Magic-angle twisted graphene, first discovered in 2018, is made from two sheets of graphene (a form of carbon consisting of a single layer of atoms in a honeycomb-like lattice pattern), layered atop one another, with one sheet twisted at precisely 1.05 degrees with respect to the other. The resulting bilayer has unusual electronic properties: for example, it can be made into an insulator or a superconductor depending on how many electrons are added.
Real-space periodic potential in magic-angle twisted bilayer graphene imaged with scanning tunneling microscope. The inset shows the main result of the study: As more electrons illustrated by arrows are added to bilayer graphene, due to strong electronic correlations, the topology of the electronic bands changes in analogy to adding holes in the sphere.
The discovery launched a new field of research into magic-angle twisted graphene, known as "twistronics." At Caltech, Stevan Nadj-Perge, assistant professor of applied physics and materials science, has been among the researchers leading the charge: in 2019, he and his colleagues directly imaged the electronic properties of magic-angle twisted graphene at atomic-length scales; and in 2020, they demonstrated that superconductivity in twisted bilayer graphene can exist away from the magic angle when coupled to a two-dimensional semiconductor.
Now, Nadj-Perge and his colleagues have found that magic-angle twisted bilayer graphene also has unexpected topological quantum phases. A paper about the work appears in the January 18 issue of Nature.
What are topological quantum phases and why are they important? Traditionally, materials are classified as either insulators, which impede the flow of electrons and thus do not conduct electricity; metals, which conduct electricity well; and semiconductors, which conduct electricity between metals and insulators.
However, when strong magnetic fields are applied to the various types of materials, the behavior of electrons through them is modified, producing other possible states—or topological quantum phases. For example, under strong magnetic fields, the bulk of a material can become insulating while the surfaces (or edges, in the case of a two-dimensional material) are highly conductive. Theoretically, topological quantum phases could have many applications, including in quantum information processing.
In the new work, Nadj-Perge and colleagues used scanning tunneling microscopy to directly image twisted bilayer graphene with atomic resolution, and found that the strong interactions between electrons in twisted bilayer graphene enable the emergence of these topological phases without the need for a strong magnetic field. They also studied graphene twisted to alternative angles, but found the new topological phases to be present only at the magic angle.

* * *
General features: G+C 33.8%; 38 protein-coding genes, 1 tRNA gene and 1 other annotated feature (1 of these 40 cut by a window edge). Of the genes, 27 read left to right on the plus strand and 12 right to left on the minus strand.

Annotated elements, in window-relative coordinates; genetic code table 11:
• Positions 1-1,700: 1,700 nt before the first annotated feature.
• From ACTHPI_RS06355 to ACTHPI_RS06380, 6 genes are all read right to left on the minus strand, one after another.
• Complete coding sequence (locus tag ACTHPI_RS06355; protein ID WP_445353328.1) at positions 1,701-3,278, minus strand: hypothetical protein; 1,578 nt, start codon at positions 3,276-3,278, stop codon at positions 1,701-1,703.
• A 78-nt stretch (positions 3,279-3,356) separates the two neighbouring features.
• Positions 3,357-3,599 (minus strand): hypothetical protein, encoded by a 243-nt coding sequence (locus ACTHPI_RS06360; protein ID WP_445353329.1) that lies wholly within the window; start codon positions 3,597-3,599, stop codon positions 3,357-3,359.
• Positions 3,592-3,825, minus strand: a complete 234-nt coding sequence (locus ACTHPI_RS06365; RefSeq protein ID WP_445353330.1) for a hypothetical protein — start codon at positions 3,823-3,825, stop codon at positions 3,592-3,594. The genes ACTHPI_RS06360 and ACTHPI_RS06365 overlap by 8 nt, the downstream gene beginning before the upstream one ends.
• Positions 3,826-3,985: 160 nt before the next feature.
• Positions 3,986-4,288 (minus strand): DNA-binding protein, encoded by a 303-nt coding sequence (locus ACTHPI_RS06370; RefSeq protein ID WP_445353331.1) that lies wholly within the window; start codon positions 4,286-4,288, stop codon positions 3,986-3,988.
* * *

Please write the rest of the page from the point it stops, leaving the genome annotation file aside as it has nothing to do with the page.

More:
"The discovery of topological phases in magic-angle twisted bilayer graphene opens up yet another chapter about this amazing material and brings us closer to understanding its electronic properties." says Nadj-Perge, corresponding author of the paper. "Most importantly, however, our findings also point toward new ways of engineering topological phases that can be pursued in the future." These materials could, in theory, have many applications; for example, certain excitations of topological phases could be used to perform information processing in future quantum computers.
Their paper is titled "Correlation-driven topological phases in magic-angle twisted bilayer graphene." Co-authors include Jason Alicea, professor of theoretical physics at Caltech; former postdoc Yang Peng, assistant professor at Cal State Northridge and a visitor in theoretical physics at Caltech; graduate students Youngjoon Choi and Hyunjin Kim, leading authors on the paper; graduate students Robert Polsky, Yiran Zhang, and Harpreet Arora; Cyprian Lewandowsky, Moore Postdoctoral Fellow in Theoretical Physics, and Alex Thomson, Sherman Fairchild Postdoctoral Scholar Research Associate in Theoretical Physics; graduate students Robert Polski and Yiran Zhang; Harpreet Arora (MS '19, PhD '20); and Kenji Watanabe and Takashi Taniguchi of the National Institute for Materials Science in Japan.
The research at Caltech was funded by the National Science Foundation, the United States Department of Energy, the Kavli Nanoscience Institute, the Institute for Quantum Information and Matter at Caltech, the Walter Burke Institute for Theoretical Physics at Caltech, and the Kwanjeong Educational Foundation.
Read the original article on California Institute of Technology.